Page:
Machine Vision Sees Into Chickens’ Futures

Software scans video for early indications of poultry problems

3 min read
photo of chicken
Photo: Peter Chadwick/Getty Images

A jump to the left and a step to the right are signs of healthy activity, as chicken farmers who stroll among their flocks already know. Now a team led by robotics engineer Stephen Roberts at the University of Oxford has found that patterns in the collective motion of a flock of chickens can help farmers predict disease weeks before onset. Call it a chicken time warp.

Roberts and animal-welfare researchers at Oxford first tested their pattern-detection system by asking it to warn farmers before a flock got “peckish." That's not a euphemism for “hungry." Well-fed hens, it turns out, sometimes take out their worm-hunting instincts on one another. The system, which consisted of cameras recording a flock, followed by computer analysis of the footage, beat human experts at flagging the at-risk flocks before the madness took its toll [“Computer System Counters Hen Horrors," September 2010].

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Are You Ready for Workplace Brain Scanning?

Extracting and using brain data will make workers happier and more productive, backers say

11 min read
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A photo collage showing a man wearing a eeg headset while looking at a computer screen.
Nadia Radic
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Get ready: Neurotechnology is coming to the workplace. Neural sensors are now reliable and affordable enough to support commercial pilot projects that extract productivity-enhancing data from workers’ brains. These projects aren’t confined to specialized workplaces; they’re also happening in offices, factories, farms, and airports. The companies and people behind these neurotech devices are certain that they will improve our lives. But there are serious questions about whether work should be organized around certain functions of the brain, rather than the person as a whole.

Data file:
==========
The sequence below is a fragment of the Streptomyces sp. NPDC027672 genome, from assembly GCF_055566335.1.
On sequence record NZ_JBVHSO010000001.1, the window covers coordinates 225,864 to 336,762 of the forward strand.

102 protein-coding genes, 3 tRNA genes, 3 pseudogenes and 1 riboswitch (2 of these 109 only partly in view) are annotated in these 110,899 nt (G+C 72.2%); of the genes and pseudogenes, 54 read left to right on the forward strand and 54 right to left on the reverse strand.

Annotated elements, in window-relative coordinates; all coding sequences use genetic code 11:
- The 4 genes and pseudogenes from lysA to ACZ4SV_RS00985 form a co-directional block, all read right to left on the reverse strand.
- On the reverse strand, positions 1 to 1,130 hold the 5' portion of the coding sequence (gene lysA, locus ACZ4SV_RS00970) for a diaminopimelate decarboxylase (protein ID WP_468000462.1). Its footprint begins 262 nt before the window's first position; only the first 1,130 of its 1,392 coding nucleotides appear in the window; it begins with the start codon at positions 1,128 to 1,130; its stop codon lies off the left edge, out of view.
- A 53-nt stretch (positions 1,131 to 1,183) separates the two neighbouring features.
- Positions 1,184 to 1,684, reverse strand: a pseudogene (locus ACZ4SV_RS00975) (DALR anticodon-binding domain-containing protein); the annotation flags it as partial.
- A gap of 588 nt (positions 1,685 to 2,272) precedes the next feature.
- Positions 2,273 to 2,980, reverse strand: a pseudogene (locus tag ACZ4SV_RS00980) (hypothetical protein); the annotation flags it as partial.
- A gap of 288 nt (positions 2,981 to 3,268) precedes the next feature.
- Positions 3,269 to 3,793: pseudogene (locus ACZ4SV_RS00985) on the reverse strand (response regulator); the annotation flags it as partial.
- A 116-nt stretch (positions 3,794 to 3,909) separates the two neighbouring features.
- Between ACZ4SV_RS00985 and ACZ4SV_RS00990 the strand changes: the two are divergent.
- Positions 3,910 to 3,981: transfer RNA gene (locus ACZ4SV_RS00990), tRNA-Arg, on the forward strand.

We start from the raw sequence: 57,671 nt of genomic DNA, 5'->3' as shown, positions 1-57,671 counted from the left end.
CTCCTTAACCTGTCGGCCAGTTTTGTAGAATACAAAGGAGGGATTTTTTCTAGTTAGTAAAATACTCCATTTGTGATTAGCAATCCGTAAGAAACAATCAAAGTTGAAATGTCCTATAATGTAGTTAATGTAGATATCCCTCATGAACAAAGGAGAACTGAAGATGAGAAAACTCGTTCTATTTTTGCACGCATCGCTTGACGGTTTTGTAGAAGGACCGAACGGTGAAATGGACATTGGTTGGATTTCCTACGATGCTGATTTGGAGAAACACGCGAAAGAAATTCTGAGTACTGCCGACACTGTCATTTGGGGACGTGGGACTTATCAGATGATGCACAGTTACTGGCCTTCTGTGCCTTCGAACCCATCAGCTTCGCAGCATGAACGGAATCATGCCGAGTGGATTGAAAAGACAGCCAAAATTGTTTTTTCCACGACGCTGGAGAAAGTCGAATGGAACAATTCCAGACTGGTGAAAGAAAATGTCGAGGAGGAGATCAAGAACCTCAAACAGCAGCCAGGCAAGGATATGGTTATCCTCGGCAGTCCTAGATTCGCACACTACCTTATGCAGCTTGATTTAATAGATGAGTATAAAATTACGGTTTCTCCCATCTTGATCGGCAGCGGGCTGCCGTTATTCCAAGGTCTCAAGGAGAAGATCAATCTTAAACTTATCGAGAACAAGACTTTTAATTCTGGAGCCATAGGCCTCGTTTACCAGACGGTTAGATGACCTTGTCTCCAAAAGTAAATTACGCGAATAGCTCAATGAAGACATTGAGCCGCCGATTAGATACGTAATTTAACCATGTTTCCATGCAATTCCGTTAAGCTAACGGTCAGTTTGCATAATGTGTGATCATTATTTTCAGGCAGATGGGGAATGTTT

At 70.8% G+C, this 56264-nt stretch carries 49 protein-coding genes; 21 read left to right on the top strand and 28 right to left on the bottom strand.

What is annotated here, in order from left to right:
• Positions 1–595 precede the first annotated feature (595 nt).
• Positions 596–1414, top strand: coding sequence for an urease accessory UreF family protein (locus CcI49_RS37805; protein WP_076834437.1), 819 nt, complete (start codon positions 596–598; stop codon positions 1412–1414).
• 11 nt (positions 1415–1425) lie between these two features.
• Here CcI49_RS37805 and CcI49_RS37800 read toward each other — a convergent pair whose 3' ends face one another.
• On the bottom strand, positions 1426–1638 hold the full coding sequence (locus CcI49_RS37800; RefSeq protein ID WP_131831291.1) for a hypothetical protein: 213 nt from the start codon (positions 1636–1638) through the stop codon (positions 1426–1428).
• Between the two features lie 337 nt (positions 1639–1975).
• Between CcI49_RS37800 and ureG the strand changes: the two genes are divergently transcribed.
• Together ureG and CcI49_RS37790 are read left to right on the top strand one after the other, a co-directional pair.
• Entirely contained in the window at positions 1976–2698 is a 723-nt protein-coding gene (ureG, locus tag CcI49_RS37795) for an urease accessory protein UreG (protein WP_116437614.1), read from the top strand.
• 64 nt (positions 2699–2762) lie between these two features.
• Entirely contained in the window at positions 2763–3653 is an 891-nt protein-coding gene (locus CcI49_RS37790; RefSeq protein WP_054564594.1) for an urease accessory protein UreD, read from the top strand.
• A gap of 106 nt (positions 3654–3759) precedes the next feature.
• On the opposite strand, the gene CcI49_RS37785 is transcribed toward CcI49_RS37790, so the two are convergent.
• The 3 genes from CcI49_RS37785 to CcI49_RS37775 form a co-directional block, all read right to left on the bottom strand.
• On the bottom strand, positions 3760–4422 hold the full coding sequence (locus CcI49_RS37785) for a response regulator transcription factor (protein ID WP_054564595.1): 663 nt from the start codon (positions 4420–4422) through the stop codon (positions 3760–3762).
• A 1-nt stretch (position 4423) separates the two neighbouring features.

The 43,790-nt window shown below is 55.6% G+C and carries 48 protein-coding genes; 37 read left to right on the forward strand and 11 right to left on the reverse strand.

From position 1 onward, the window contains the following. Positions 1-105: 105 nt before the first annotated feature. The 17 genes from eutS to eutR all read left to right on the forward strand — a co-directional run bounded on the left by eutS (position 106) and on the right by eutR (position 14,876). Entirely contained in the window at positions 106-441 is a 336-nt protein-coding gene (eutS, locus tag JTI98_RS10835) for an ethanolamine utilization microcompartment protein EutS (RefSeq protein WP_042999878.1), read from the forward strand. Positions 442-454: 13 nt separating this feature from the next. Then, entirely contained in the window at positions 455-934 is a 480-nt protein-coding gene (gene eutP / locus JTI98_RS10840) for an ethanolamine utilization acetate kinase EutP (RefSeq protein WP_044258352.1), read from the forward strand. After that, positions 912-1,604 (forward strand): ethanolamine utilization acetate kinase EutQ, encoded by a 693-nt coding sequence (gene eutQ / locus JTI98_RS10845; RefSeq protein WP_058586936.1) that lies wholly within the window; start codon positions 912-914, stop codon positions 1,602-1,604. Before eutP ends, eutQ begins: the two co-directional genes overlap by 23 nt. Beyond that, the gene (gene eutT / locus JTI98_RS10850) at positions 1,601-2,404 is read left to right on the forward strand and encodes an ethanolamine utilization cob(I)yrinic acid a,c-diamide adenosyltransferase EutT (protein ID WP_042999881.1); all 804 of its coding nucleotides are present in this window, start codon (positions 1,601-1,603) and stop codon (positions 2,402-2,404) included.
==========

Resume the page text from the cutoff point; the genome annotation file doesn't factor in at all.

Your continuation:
To be clear, the kind of neurotech that’s currently available is nowhere close to reading minds. Sensors detect electrical activity across different areas of the brain, and the patterns in that activity can be broadly correlated with different feelings or physiological responses, such as stress, focus, or a reaction to external stimuli. These data can be exploited to make workers more efficient—and, proponents of the technology say, to make them happier. Two of the most interesting innovators in this field are the Israel-based startup InnerEye, which aims to give workers superhuman abilities, and Emotiv, a Silicon Valley neurotech company that’s bringing a brain-tracking wearable to office workers, including those working remotely.

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